Dancer of the Year
Due to artist's indisposition, unfortunately the December 17 performance is cancelled, and cannot be rescheduled. Anyone who has purchased a ticket will be refunded. Details will be communicated via email within a few days. For any information: firstname.lastname@example.org
For the last twenty years, the US choreographer and dancer Trajal Harrell, one of the most admired and renowned dancers on the global scene, has been reimagining the history of contemporary dance and its subcultures through his strikingly original choreography. The Dancer of the Year solo came in response to his nomination for “dancer of the year” which he received from Tanz Magazine in 2018. The award sparked deep reflection in Harrell about his own career path and about the value of dance as an artistic practice. From this there emerged a highly personal piece of choreography in which the American dancer reveals himself bit by bit, reflecting on the political dimension of dance and on putting one's identity on stage.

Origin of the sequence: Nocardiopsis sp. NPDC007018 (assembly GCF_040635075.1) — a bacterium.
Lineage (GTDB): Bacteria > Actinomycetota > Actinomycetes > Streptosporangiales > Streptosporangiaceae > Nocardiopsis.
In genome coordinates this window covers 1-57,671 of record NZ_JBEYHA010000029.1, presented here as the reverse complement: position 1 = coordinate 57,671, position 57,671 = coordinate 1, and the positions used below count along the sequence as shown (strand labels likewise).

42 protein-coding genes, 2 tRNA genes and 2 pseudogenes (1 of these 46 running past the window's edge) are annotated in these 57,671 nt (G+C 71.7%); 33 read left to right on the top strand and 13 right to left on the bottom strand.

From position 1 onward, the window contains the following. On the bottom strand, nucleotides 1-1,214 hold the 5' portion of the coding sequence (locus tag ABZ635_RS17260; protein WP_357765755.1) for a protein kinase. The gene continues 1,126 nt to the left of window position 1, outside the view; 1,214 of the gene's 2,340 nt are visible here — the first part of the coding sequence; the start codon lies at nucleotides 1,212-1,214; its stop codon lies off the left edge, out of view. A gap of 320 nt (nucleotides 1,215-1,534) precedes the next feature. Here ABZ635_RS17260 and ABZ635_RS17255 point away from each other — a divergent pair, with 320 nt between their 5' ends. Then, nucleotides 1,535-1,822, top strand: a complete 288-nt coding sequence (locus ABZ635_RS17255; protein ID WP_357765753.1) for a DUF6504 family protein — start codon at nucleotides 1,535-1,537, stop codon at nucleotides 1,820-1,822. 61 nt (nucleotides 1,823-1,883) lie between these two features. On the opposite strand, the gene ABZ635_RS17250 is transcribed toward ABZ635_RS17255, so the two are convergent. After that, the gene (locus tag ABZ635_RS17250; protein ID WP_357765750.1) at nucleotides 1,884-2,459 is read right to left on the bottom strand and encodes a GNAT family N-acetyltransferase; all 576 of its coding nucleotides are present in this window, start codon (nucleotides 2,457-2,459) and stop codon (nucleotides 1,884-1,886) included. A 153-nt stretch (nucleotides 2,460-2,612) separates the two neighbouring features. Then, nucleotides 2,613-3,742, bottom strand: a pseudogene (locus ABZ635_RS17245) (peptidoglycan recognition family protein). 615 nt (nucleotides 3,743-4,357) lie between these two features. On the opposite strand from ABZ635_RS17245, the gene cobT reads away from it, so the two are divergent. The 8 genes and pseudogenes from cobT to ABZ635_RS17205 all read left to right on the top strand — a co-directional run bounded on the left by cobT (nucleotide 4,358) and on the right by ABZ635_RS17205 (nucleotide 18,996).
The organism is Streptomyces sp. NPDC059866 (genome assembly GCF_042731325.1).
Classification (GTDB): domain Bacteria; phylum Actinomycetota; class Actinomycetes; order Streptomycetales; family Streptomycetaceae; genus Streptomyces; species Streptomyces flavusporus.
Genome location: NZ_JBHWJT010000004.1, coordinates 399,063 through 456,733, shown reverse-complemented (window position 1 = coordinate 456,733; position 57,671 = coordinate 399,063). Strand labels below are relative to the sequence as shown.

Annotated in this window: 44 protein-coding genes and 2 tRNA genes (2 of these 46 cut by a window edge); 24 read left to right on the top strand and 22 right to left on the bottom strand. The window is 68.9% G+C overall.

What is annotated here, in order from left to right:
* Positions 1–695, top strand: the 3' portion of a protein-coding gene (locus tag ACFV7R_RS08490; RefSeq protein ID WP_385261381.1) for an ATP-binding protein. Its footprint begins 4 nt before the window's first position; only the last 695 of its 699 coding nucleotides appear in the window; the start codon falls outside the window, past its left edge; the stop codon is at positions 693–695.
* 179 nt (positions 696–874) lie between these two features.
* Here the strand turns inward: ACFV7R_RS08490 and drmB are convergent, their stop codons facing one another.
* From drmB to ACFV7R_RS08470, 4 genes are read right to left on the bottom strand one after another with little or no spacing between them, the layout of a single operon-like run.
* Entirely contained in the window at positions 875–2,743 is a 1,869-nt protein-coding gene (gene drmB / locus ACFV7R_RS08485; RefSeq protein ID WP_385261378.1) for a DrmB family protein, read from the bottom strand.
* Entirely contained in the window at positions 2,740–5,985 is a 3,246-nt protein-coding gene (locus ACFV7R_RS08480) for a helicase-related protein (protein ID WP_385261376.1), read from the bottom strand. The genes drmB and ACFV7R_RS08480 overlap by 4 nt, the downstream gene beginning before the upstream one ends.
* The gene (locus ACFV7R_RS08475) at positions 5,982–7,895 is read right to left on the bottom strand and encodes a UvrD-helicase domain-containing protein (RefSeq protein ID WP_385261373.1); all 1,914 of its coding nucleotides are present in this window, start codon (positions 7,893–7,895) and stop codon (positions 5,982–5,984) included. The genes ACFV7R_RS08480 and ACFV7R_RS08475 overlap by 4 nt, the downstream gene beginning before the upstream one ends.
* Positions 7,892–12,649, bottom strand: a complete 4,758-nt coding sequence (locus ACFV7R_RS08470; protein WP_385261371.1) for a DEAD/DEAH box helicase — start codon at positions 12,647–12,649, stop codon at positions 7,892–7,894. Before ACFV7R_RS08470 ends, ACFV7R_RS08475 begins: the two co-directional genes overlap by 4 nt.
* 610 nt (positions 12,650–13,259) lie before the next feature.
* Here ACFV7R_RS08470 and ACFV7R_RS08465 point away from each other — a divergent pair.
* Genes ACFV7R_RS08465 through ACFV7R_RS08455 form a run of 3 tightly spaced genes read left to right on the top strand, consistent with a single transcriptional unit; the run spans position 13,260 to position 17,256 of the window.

Trajal Harrell gained international recognition for creating a series of works that bring together the tradition of voguing – a modern dance style developed in the late 1980s from the Harlem ballroom scene (New York) – with early postmodern dance. In his latest work, the artist combines theoretical ideas from voguing with gestures formal ideas that deriveg from butō dance, which was conceived in Japan during the late 50’s and early 60’s. Weaving the links between two seemingly distant dance cultures, the artist puts the body at the centre of his research exploring the ways in which it becomes a receptacle of memory, the past and historical characters who have inspired this work. Intertwining notions of time, history and transcultural references, it reveals the multitude of layers that make up the richness of history of contemporary dance. Currently, Harrell is one of the house directors at The Schauspielhaus Zurich and the founding director of The Schauspielhaus Zurich Dance Ensemble. His many awards include the Guggenheim Fellowship, the Doris Duke Impact Award and a Bessie Award.